Detente in High-Def DVD Wars?

Sony, which has spent the past year touting the Blu-ray high-definitionvideo storage format and rallying other companies to its cause, hinted thatit may be amenable to working with its rival format, HD DVD, in some fashion.

At a news conference today, Ryoji Chubachi, head of Sony’s electronic components and manufacturingbusinesses, had this to say: “Listening to the voice of the consumers, having two rival formats is disappointing, and we haven’t totally given up on the possibility ofintegration or compromise.”

Chubachi is slated to become president of Sony on June 22, a fact that gives his comments more weight. Exactly what he meant, however, is open to debate.

What Does He Mean?

“It’s not clear what the implication of these remarks might be,” MichaelGartenberg, senior analyst at Jupiter Media, told TechNewsWorld. “Thequestion that Sony is looking at is, having been through these type offormat wars in the past, is this really something that’s going to benefitthem going forward?”

The comments could not have been well-received by Blu-ray’s other backers, who include Hewlett-Packard, Hitachi, Mitsubishi, Panasonic, Pioneer and Samsung. Apple announced March 5 that it, too, would join the Blue-ray Disc Association. Rival HD DVD is backed by NEC and Toshiba, among others.

High-definition formats offer higher-resolution imagines and sound, and the DVDsthemselves can hold a lot more information.

The problem with competing formats is that adoption of eithertechnology can be delayed.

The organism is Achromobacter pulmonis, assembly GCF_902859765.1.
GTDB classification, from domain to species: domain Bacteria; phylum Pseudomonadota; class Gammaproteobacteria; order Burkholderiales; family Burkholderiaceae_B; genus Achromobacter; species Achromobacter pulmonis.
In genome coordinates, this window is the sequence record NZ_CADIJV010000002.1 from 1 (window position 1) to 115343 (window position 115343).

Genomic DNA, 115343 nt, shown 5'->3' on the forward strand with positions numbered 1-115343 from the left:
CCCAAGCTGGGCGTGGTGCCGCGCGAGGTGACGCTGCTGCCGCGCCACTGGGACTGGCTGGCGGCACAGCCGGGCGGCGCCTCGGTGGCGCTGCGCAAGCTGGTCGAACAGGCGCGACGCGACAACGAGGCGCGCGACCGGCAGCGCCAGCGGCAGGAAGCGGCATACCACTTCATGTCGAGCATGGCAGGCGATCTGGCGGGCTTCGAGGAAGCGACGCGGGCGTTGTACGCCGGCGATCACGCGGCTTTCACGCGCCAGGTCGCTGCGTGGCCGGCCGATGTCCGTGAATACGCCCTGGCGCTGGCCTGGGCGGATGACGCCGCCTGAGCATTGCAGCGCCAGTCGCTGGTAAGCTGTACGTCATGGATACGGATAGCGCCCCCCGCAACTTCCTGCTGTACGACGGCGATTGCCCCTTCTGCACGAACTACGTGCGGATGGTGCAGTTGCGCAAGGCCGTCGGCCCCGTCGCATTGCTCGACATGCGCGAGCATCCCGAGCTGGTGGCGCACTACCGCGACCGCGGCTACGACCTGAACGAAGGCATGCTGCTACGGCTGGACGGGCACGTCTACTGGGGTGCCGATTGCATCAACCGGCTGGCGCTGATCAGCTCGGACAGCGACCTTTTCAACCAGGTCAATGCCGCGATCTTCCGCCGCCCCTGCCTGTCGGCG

“There’s going to be a fair amount of soul-searching by various parties going forward,” Gartenberg said. “Nobody wants to create a situation that slows consumer adoption instead of speeding it. Most consumers have learned totake a wait and see approach with new formats.”

Slowing Adoption

The battle could also create a Catch-22: Content providers don’t want to step into either format too deeply until there’s a clear consumer demand for one or the other, while the demand for a format doesn’t materialize until there’s content tobuy.

“Sony was co-founder of the compact disc and certainly understands the valueproposition of getting everyone to agree on a platform,” Gartenberg said.”It will be very fascinating as it plays out of the rest of this year.”

Enthusiasts, he said, may even buy bothplatforms, but average consumers are likely to wait it out to see whichbecomes the preferred format.

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